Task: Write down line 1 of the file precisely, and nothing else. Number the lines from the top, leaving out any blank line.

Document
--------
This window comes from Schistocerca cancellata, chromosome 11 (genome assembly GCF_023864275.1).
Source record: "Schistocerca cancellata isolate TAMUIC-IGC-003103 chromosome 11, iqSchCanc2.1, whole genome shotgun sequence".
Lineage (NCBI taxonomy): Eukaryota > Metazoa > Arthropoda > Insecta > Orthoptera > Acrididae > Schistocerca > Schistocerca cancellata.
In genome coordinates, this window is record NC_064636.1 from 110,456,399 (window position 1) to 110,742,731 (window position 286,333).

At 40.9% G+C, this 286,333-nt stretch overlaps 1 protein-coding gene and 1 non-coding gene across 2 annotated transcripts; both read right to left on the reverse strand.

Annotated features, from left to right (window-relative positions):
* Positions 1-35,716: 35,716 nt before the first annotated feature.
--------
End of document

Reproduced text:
This window comes from Schistocerca cancellata, chromosome 11 (genome assembly GCF_023864275.1).